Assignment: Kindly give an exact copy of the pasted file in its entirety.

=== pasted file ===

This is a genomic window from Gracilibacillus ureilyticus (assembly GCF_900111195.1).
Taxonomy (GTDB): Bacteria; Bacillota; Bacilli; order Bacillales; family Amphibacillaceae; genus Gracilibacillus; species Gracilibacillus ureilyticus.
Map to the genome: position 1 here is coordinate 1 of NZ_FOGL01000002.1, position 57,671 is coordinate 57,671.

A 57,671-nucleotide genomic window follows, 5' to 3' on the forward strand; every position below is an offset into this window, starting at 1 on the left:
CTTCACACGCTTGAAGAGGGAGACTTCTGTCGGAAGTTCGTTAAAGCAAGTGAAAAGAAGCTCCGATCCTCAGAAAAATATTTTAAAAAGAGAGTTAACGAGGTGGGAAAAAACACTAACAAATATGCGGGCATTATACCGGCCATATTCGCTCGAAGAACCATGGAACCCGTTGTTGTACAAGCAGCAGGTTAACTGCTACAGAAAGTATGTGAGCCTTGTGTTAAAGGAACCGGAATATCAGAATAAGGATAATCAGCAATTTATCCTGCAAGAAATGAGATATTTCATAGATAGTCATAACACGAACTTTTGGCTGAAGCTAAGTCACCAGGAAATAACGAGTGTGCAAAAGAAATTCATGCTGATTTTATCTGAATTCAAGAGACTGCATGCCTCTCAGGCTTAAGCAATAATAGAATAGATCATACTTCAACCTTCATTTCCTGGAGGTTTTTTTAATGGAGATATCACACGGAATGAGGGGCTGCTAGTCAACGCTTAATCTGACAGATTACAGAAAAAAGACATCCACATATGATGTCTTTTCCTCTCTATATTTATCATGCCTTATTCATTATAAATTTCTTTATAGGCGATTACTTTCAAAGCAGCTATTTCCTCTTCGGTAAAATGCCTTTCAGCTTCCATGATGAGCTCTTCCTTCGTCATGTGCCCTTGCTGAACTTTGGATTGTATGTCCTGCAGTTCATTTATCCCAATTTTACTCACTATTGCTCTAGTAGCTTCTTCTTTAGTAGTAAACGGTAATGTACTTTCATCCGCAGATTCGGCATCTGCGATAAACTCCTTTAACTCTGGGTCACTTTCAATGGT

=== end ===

This is a genomic window from Gracilibacillus ureilyticus (assembly GCF_900111195.1).
Taxonomy (GTDB): Bacteria; Bacillota; Bacilli; order Bacillales; family Amphibacillaceae; genus Gracilibacillus; species Gracilibacillus ureilyticus.
Map to the genome: position 1 here is coordinate 1 of NZ_FOGL01000002.1, position 57,671 is coordinate 57,671.

A 57,671-nucleotide genomic window follows, 5' to 3' on the forward strand; every position below is an offset into this window, starting at 1 on the left:
CTTCACACGCTTGAAGAGGGAGACTTCTGTCGGAAGTTCGTTAAAGCAAGTGAAAAGAAGCTCCGATCCTCAGAAAAATATTTTAAAAAGAGAGTTAACGAGGTGGGAAAAAACACTAACAAATATGCGGGCATTATACCGGCCATATTCGCTCGAAGAACCATGGAACCCGTTGTTGTACAAGCAGCAGGTTAACTGCTACAGAAAGTATGTGAGCCTTGTGTTAAAGGAACCGGAATATCAGAATAAGGATAATCAGCAATTTATCCTGCAAGAAATGAGATATTTCATAGATAGTCATAACACGAACTTTTGGCTGAAGCTAAGTCACCAGGAAATAACGAGTGTGCAAAAGAAATTCATGCTGATTTTATCTGAATTCAAGAGACTGCATGCCTCTCAGGCTTAAGCAATAATAGAATAGATCATACTTCAACCTTCATTTCCTGGAGGTTTTTTTAATGGAGATATCACACGGAATGAGGGGCTGCTAGTCAACGCTTAATCTGACAGATTACAGAAAAAAGACATCCACATATGATGTCTTTTCCTCTCTATATTTATCATGCCTTATTCATTATAAATTTCTTTATAGGCGATTACTTTCAAAGCAGCTATTTCCTCTTCGGTAAAATGCCTTTCAGCTTCCATGATGAGCTCTTCCTTCGTCATGTGCCCTTGCTGAACTTTGGATTGTATGTCCTGCAGTTCATTTATCCCAATTTTACTCACTATTGCTCTAGTAGCTTCTTCTTTAGTAGTAAACGGTAATGTACTTTCATCCGCAGATTCGGCATCTGCGATAAACTCCTTTAACTCTGGGTCACTTTCAATGGT